Like most of my generation, I was brought up on the saying: 'Satan finds some mischief for idle hands to do.' Being a highly virtuous child, I believed all that I was told, and acquired a conscience which has kept me working hard down to the present moment. But although my conscience has controlled my actions, my opinions have undergone a revolution. I think that there is far too much work done in the world, that immense harm is caused by the belief that work is virtuous, and that what needs to be preached in modern industrial countries is quite different from what always has been preached.

The world as I see it - Albert Einstein

What an extraordinary situation is that of us mortals! Each of us is here for a brief sojourn; for what purpose he knows not, though he sometimes thinks he feels it. But from the point of view of daily life, without going deeper, we exist for our fellow-men--in the first place for those on whose smiles and welfare all our happiness depends, and next for all those unknown to us personally with whose destinies we are bound up by the tie of sympathy. A hundred times every day I remind myself that my inner and outer life depend on the labours of other men, living and dead, and that I must exert myself in order to give in the same measure as I have received and am still receiving. I am strongly drawn to the simple life and am often oppressed by the feeling that I am engrossing an unnecessary amount of the labour of my fellow-men. I regard class differences as contrary to justice and, in the last resort, based on force. I also consider that plain living is good for everybody, physically and mentally.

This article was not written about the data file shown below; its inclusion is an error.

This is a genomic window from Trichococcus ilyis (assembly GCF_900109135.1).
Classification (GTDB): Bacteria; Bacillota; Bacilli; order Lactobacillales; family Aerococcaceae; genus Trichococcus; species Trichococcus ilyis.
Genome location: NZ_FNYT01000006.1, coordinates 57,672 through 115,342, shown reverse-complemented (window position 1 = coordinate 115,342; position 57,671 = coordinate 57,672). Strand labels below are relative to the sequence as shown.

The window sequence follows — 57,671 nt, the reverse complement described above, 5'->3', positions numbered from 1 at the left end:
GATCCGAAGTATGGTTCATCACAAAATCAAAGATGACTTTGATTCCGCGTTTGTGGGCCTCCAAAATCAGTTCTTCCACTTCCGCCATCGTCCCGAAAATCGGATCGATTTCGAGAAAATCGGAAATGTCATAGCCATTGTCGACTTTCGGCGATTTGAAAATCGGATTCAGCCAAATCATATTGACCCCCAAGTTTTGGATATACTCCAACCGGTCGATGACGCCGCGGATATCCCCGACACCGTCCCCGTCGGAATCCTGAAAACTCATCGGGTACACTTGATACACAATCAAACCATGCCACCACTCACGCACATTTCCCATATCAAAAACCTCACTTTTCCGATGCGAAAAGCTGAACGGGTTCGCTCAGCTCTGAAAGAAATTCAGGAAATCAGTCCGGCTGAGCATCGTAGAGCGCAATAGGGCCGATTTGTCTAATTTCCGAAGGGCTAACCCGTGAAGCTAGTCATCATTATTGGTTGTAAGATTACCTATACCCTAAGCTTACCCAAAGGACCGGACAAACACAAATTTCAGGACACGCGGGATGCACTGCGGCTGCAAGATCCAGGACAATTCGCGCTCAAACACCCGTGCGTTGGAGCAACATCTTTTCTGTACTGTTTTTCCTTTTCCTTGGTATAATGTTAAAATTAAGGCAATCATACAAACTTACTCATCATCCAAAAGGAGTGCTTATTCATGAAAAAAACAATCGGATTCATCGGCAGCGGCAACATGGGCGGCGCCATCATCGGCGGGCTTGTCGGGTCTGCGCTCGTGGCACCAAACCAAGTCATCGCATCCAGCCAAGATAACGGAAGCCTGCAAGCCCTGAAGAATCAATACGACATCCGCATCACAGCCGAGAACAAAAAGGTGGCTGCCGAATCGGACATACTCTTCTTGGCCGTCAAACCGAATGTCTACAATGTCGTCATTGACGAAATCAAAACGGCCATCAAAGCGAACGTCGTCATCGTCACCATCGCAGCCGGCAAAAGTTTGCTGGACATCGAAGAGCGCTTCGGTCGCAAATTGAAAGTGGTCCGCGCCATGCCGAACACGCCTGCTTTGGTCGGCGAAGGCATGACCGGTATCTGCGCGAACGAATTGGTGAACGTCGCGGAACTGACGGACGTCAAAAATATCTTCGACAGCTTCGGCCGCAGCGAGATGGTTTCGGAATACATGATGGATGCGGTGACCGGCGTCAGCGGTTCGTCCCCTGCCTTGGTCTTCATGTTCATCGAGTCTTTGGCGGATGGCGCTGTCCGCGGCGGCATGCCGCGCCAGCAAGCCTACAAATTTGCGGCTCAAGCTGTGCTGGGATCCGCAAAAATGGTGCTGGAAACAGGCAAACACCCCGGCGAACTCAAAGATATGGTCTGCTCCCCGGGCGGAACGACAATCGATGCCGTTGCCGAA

A powerful word-picture of psychodrama

This is a chapter of a book called “Too good to last: The death of a caring culture” Written by Dr Robert Crawford and reprinted here with his kind permission. There are a number of Maori words and you may need to search on google if they are not familiar though often the context will give them their meaning as well. This example is taken from the vast stores of Robert’s experiences. The patient’s are not real though the examples are. Details have been altered enough to make them indistinct and keep the anonymity of actual patients secure. Reading this is a powerful experience.

Accessing Spontaneity in a Role Training Session

This article by Mike Consdeine was published in the ANZPA Journal 15 December 2006 is about accessing spontaneity in a role training session. In it Mike relates his understanding and learning about spontaneity in dramatic enactments and when he discovered that spontaneity is the key.

Like many of life’s significant events this one begins with a story.


Altered States of Consciousness during Psychodrama and Sociodrama - Eberhard Scheiffele

Psychodrama and sociodrama participants in general, and protagonists in particular, often report that during a session their conscious experience is altered. Many are in fact drawn to experiential methods by their desire for this experience of heightened awareness. Psychodrama will be seen as altering most of the 14 dimensions of changed subjective experience that characterise altered states of consciousness (ASC’s). Psychodramatists need to be aware of both the dangers and benefits of experiencing altered states.